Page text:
July 29, 2014 - SPCG Public Company Limited and Kyocera Corporation today announced the full operational launch of one of Southeast Asia's largest solar power projects. Since 2010, 35 "solar farms" totaling approximately 257MW have been constructed under the project, and connected to the utility grid in Northeastern Thailand. A ceremony held earlier this month in Surin Province commemorated the launch of the installations.
SPCG commenced the solar farm project in 2009 to construct and operate multiple solar power plants in Thailand. Kyocera was chosen to supply the necessary solar modules, totaling approximately 1,100,000 panels for all sites. The 35th solar farm was completed and connected to the utility grid in June 2014.
The project has an annual power output of approximately 345,000,000kWh - equal to the annual electrical consumption of approximately 287,500 Thai households. The power generated from the solar farms will be supplied to the Provincial Electricity Authority of Thailand (PEA).
"Drawing from our four decades of experience in the solar industry, Kyocera has delivered high-quality solar modules which will generate clean, renewable energy for many years to come," stated Mr. Nobuo Kitamura, Senior Executive Officer and General Manager of the Corporate Solar Energy Group at Kyocera Corporation. "Kyocera is honored to have taken part in this project, which we believe is an important milestone for the development of solar energy in Thailand."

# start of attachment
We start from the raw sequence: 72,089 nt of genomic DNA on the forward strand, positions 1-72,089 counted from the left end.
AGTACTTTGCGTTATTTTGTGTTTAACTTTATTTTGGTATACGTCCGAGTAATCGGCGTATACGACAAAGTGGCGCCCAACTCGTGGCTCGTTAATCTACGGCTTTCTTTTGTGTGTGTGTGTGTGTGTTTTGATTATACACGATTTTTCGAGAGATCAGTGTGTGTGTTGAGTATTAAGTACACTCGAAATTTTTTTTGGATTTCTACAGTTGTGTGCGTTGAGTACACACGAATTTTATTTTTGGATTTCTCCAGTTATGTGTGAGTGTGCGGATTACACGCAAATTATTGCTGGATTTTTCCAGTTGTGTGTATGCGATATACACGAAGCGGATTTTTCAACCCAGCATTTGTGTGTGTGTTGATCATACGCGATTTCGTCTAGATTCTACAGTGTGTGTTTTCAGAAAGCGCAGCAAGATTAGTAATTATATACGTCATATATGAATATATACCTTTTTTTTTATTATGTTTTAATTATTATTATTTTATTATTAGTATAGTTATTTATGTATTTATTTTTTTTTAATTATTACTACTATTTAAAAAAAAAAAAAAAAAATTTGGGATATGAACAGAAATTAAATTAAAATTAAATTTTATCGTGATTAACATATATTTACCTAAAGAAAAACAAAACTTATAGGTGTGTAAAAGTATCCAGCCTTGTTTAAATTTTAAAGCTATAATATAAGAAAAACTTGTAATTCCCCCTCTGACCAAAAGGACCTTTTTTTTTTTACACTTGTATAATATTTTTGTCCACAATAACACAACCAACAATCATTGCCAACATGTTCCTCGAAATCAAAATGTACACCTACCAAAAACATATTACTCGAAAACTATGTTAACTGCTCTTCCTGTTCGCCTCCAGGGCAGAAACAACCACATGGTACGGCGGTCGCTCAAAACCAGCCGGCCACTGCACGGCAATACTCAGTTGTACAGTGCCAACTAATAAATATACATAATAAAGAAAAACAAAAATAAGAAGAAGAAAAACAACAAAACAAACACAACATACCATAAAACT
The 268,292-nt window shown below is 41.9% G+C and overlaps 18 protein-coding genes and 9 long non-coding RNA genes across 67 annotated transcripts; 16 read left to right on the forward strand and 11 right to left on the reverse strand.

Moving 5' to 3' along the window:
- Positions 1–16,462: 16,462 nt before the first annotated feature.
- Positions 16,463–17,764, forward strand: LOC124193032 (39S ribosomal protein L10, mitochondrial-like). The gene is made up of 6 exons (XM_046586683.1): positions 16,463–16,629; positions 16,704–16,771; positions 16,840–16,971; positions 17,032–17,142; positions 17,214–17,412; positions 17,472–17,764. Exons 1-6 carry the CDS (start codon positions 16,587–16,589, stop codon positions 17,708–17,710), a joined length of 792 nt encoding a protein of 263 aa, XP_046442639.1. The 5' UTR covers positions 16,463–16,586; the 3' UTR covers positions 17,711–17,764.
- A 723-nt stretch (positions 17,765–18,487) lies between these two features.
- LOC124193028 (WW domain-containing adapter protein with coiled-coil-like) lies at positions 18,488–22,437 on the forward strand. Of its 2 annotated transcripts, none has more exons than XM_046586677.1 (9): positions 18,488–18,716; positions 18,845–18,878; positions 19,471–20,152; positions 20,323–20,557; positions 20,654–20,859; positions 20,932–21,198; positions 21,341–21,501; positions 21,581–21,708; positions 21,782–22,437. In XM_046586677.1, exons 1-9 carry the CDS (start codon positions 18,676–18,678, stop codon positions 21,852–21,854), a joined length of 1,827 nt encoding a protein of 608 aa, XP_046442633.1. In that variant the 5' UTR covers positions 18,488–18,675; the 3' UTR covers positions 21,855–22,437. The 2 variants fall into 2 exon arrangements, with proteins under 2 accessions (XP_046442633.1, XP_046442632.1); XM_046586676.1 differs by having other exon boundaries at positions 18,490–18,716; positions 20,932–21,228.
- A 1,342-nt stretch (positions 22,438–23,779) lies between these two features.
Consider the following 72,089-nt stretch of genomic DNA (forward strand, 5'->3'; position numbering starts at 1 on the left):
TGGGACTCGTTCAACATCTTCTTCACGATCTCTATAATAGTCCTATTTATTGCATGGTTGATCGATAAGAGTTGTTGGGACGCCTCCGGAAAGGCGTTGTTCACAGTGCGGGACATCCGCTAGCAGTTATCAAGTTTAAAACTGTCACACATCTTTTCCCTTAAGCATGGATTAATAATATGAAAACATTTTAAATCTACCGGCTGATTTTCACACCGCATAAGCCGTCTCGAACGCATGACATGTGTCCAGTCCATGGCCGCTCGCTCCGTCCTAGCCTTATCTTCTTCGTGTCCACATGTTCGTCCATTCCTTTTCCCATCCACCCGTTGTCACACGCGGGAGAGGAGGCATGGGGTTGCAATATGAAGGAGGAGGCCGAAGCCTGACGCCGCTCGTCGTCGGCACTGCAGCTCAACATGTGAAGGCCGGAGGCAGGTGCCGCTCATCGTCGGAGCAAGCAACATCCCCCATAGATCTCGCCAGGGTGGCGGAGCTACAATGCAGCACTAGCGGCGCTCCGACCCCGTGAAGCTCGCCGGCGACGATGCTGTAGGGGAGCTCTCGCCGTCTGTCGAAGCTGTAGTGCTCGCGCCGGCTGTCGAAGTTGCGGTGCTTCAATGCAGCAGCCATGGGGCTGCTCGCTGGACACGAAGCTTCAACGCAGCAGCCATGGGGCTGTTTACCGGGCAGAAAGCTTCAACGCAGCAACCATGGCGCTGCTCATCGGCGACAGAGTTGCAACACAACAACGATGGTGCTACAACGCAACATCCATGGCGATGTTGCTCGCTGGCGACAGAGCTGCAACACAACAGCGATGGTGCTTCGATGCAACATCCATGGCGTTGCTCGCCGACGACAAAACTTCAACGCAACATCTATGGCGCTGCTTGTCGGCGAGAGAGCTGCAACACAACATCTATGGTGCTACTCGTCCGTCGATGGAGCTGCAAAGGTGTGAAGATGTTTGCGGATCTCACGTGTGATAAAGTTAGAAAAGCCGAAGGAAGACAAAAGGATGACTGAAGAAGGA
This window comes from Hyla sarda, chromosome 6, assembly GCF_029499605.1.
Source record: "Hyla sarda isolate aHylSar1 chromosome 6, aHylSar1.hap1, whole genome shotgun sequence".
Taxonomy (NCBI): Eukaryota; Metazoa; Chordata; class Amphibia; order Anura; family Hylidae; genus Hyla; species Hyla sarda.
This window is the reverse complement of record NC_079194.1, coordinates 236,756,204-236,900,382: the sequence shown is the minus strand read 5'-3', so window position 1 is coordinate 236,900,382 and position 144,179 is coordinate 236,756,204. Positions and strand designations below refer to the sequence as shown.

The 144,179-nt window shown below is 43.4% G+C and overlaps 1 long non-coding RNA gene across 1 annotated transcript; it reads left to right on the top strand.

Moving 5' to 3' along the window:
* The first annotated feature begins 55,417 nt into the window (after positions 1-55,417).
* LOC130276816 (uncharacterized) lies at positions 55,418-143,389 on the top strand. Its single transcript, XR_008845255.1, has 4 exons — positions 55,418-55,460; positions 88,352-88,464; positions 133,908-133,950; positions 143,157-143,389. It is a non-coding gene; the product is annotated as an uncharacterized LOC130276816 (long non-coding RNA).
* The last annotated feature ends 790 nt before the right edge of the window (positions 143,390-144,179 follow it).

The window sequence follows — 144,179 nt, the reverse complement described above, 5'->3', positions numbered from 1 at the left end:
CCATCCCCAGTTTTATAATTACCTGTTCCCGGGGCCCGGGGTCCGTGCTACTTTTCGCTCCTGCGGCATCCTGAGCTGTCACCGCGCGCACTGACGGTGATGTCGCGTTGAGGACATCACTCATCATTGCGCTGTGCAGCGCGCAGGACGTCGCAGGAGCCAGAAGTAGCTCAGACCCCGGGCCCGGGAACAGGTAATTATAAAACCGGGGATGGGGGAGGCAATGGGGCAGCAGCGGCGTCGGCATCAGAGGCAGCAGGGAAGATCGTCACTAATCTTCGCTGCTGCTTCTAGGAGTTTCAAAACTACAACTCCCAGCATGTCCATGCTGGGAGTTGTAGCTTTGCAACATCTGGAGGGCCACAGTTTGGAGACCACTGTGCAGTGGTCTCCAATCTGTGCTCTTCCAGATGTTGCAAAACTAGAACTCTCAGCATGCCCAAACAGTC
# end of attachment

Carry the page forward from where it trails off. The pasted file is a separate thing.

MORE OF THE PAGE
"SPCG is very proud to be a pioneer of solar farm development in Thailand and the ASEAN community. SPCG is confident that our success will be an aid to future generations," said Ms. Wandee Khunchornyakong, CEO of SPCG Public Company Limited. "We are highly honored to be able to achieve this together with Kyocera, our long-term partner, with whom we shared the same philosophy, vision, and determination to develop one of the best solar projects in the world."
The companies hope that the newly launched solar farms will reinforce the region's power supply. They remain committed to promoting solar energy as a means to attain a low-carbon society.